Advance warning of gales and turbulence at the bottom of this garden: readers with enhanced sensitivity should tune out and under 18s should go to bed NOW.

Doncaster. Barnsley. Lynn (where?) All wonderful townships in the UK.  Barnsley once had coalmines, and gritty Yorkshiremen who won’t pay ‘owt for nowt come from there. Doncaster has a race track and a motorway junction. Lynn is … in Kent ?  Or is it East Lynn?  See my problem?  When something happens in these places it has to be big to get national coverage in the UK.  Otherwise, these are small places with small local newspapers …

Today reports that the local newspaper websites from these three very respectable places (where is Lynn – perhaps it’s a girl?) will get paywalls in Johnston Press’s new Murdoch-inspired “make them pay and snub Google” policy.  Yes, Johnston Press, whose last CEO walked out of Fish4 (then the UK’s co-operative regional press classified advertising service online) on no less than three occasions when he bought news groups who had shares.  Johnston Press, which denied the existence of a web threat until the onset of the current recession.  Johnston Press, which has stared fixedly at annual losses in circulation for a decade without making a major strategic move to do anything about it, and which went over a precipice of advertising decline in the last two years.  Yes, that Johnston Press, whose then CEO , in a conference at no less a place than the Worshipful Company of Stationers a few years ago, when I asked from the floor why so few people under 30 read their newspapers, and those numbers were declining, said with all the silky charm of a newsman ” well, history shows they always come back when they get older”.

Grrrrah!  That feels better.  History shows that revolutions do take place, and sadly some great people, including the present CEO of Johnston, will get hurt by it.  The people of Barnsley will use Google to find the BBC local radio news, the paywall will eventually kill the web presence in Doncaster, the key people at Johnston will find other media activities, and the shareholders, who have been as careful about voicing criticism as investors in Britain’s banks, will wonder where their investment went.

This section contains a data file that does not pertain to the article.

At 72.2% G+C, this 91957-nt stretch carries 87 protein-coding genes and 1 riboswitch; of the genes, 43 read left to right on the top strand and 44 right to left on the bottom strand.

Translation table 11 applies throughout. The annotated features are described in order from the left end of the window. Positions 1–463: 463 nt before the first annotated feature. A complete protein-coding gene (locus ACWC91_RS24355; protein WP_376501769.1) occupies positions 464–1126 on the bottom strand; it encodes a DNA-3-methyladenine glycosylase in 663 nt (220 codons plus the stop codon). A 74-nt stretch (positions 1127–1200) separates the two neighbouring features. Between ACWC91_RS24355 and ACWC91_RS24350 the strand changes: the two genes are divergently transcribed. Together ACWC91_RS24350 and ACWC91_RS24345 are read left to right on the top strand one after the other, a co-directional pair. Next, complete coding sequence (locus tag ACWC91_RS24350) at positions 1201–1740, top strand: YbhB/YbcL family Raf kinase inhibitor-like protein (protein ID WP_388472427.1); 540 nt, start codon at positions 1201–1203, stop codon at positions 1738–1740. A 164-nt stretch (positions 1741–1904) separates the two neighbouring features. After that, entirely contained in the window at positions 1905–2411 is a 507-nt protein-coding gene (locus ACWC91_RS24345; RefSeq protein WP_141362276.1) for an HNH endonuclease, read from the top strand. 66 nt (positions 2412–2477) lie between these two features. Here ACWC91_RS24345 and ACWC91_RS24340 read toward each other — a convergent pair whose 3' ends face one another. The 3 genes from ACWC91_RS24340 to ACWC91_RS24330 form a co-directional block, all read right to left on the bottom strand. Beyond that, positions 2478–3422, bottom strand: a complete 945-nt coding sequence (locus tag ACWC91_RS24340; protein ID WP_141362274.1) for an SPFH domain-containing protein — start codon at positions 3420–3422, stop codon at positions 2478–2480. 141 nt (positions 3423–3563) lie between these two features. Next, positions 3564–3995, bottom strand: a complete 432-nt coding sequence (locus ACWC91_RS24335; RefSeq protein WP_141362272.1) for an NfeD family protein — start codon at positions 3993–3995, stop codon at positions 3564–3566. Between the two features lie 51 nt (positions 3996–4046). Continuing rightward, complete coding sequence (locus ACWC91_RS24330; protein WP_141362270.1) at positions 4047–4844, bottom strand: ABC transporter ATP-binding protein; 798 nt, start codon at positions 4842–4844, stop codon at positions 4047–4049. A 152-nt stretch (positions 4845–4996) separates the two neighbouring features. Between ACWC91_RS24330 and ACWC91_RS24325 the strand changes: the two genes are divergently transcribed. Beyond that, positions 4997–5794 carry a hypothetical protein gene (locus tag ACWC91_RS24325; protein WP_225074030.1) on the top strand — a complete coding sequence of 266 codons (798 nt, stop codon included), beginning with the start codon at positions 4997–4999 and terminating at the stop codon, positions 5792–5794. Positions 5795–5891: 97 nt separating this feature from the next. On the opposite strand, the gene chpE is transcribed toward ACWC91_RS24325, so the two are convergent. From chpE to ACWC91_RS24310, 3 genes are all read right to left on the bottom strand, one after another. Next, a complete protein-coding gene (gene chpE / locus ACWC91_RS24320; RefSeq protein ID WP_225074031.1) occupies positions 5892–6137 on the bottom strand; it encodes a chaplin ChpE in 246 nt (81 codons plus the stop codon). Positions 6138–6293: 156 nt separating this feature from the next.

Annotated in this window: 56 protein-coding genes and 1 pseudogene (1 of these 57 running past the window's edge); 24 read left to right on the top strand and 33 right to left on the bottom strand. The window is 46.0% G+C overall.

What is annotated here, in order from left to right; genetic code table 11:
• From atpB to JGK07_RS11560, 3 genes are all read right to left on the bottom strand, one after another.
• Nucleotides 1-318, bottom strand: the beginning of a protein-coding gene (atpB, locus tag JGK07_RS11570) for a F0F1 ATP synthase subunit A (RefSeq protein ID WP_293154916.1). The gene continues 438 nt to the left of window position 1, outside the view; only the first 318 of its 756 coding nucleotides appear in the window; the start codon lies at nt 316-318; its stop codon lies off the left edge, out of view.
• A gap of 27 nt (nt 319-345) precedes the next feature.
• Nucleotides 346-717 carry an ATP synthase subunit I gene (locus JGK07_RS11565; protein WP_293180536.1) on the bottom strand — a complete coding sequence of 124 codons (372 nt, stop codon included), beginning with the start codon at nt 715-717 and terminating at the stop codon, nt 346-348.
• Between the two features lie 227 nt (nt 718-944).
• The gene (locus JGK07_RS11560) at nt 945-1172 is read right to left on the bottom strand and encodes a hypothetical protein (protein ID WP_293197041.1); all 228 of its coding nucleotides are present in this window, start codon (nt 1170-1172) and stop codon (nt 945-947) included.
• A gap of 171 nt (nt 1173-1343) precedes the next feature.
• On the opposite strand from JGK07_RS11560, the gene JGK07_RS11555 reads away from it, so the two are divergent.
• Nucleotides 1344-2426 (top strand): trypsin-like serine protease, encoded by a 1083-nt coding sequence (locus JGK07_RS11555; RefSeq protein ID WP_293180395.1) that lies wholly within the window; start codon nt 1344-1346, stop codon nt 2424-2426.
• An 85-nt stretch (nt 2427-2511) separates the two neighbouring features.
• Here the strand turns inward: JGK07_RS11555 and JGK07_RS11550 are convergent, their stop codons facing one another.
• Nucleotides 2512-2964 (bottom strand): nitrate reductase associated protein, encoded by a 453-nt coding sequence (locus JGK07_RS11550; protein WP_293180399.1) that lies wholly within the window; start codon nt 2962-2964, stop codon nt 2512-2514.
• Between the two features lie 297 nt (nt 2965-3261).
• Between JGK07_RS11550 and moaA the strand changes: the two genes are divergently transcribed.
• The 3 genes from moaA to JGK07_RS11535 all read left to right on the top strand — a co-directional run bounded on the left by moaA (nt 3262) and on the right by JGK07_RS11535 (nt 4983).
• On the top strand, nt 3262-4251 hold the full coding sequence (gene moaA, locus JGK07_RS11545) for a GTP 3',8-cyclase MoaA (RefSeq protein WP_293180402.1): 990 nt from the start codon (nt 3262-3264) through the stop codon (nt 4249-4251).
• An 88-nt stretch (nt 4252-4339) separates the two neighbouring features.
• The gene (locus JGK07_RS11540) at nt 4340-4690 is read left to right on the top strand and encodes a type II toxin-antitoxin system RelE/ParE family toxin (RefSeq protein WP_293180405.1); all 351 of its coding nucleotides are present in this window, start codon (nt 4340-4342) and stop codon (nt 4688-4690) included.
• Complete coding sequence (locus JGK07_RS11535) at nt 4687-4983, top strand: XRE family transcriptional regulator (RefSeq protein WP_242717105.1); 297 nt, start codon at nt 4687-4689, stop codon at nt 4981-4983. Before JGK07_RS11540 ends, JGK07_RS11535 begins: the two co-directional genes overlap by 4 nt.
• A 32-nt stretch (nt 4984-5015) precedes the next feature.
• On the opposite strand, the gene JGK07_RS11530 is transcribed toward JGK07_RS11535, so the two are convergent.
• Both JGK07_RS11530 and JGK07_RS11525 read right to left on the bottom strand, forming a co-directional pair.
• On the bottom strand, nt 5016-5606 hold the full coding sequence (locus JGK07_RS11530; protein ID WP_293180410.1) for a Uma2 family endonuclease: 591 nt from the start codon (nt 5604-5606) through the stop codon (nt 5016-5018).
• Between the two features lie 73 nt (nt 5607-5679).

And it is all so unnecessary.  I have been researching community and social media advertising environments this week.  It is clear to me that we were quite right at Fish4, where I was chairman in the mid-1990s, when we said “build national, sell local via community web presence”.  So the people of Doncaster will, if events run as I fear, lose their local newspaper because a lot of stubborn managers cannot distinguish between users’ needs and format of delivery.  Stick to the first, be agnostic on the second – this is the clear lesson of history.  As they say in Yorkshire, someone who ignores that is a “daft ha’porth”.

Take one last look before they go behind a paywall and into the DarkNet:, and  £5 for a three month subscription!


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2 Comments so far

  1. Peter McKay on November 27, 2009 09:09

    Now that’s what us yorkshire folk see as calling a spade, a spade and not a blinking shovel.
    The recent research about the information habits of scientific researchers confirms that we are all prone to move to the readily available and free rather than travel through barriers, especially if there is a toll.

  2. Iain Burns on December 1, 2009 12:33

    And the added irony (or should that be giggle) is that the media world is watching this experiment with bated breath. So go for it – Doncaster, Barnsley and Lynn (I’ve no idea where that is either) – enjoy your 5 minutes of fame. On your response the future of online news media depends!